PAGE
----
Problems for 15 April 1996
You can hand in the following problems at beginning of class on Monday
15 April. If you have more than one page, please staple them together.
And don't forget to include your name. Also, please write at the top
near your name that these are the problems for 15 April.
Here are the questions:
- How do telescopes work?
- Reading: Chapter 6 Optics and Telescopes .
- Questions: 5,7,8,11,12,14,16.
- More on light.
- Questions: S1 and S2 below.
- 5) Explain some of the advantages of reflecting telescopes over refracting
- 7) Quite often advertisemehts appear for telescopes that extol their magnifying abilities. Is this a good criterion for evaluating telescopes? Explain your answer.
- 8) What kind of telescope would you use if you wanted to take a color photograph entirely free of chromatic aberation? Why?
- 11) Why can radio astronomers make observations at any time during the day, whereas optical astronomers are mostly limited to observing at night?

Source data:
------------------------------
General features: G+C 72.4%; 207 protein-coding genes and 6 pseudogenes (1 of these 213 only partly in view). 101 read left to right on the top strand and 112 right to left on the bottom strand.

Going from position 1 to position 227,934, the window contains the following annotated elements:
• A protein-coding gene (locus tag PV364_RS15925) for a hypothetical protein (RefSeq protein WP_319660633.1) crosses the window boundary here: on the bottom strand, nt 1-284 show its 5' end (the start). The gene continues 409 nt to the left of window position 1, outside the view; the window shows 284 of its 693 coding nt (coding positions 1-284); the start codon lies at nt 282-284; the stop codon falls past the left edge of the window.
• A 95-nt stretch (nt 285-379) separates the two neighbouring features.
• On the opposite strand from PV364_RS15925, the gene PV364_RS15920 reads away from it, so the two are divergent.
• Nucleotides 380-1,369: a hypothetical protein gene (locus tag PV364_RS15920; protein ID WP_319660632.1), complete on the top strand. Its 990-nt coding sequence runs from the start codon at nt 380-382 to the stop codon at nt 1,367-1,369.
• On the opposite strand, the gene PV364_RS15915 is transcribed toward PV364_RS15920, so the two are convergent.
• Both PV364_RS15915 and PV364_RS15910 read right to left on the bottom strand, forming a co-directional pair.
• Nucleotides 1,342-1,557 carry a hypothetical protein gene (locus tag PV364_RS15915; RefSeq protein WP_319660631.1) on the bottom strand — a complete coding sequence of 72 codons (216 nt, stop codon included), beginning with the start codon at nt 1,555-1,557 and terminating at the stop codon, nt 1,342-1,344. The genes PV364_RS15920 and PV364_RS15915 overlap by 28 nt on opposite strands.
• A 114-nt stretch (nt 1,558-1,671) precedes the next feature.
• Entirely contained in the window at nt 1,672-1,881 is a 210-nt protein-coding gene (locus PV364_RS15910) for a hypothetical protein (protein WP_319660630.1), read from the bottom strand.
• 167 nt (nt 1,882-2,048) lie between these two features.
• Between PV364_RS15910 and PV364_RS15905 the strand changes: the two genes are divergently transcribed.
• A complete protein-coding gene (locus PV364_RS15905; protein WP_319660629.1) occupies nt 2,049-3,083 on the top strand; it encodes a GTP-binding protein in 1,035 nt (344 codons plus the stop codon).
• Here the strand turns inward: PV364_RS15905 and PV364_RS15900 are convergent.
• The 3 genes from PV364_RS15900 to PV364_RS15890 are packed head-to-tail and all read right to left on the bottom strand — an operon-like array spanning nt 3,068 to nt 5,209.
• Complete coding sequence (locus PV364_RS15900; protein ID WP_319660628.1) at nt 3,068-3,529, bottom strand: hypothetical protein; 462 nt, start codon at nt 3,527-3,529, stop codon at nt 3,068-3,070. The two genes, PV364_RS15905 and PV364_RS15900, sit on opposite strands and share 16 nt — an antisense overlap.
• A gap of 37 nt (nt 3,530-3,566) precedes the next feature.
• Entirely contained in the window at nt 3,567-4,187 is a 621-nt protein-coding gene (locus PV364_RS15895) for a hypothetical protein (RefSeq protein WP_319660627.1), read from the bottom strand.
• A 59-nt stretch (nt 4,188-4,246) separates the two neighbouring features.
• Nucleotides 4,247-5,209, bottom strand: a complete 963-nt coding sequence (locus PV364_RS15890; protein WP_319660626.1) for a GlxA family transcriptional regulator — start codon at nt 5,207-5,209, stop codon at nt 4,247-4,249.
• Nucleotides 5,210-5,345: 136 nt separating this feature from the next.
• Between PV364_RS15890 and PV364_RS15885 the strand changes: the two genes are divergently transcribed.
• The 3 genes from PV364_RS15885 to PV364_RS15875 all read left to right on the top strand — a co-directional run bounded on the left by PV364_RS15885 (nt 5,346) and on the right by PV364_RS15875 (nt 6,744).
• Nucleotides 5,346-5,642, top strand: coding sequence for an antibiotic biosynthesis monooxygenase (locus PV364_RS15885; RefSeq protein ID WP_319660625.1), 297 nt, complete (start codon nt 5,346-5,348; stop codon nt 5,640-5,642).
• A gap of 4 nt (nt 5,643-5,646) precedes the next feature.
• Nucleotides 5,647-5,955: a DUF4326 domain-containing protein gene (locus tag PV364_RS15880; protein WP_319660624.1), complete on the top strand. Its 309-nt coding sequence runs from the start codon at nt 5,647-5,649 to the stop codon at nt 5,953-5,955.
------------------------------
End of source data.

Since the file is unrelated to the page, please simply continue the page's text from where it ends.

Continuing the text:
- 12) What are the optical window and the radio window? Why isn't there an
X-ray window or an ultraviolet window?
- 14) Why must astronoomers use satellites and Earth-orbiting observatories
to study the heavens at X-ray and gamma-ray wavelengths?
- 16) Compare the light-gathering power of the Palomar 5-m telescope with
that of the fully dark-adapted human eye, which has a pupil diameter
of about 5 mm.
A certain kind of imaginary atom (Oregonium) has energy levels
Suppose that you have a single atom of Oregonium and it is in the 15 eV
state. What are the energies of the photons that it can emit? What are
the energies of the photons that it can absorb?
- 19 eV
- 18 eV
- 15 eV
- 10 eV
- 0 eV
The wavelength of the H-beta line is 486.113 nm. Suppose that you find the
H-beta line in the spectra of several galaxies and measure the wavelenghts
Which galaxies are moving away from us? Of those, which are moving away
from us the fastest? Which are moving toward us. Of those, which are
moving toward us the fastest?
- Galaxy A: 654.164 nm
- Galaxy B: 417.183 nm
- Galaxy C: 495.635 nm
- Galaxy D: 486.072 nm
Davison E. Soper, Institute of Theoretical Science,
University of Oregon, Eugene OR 97403 USA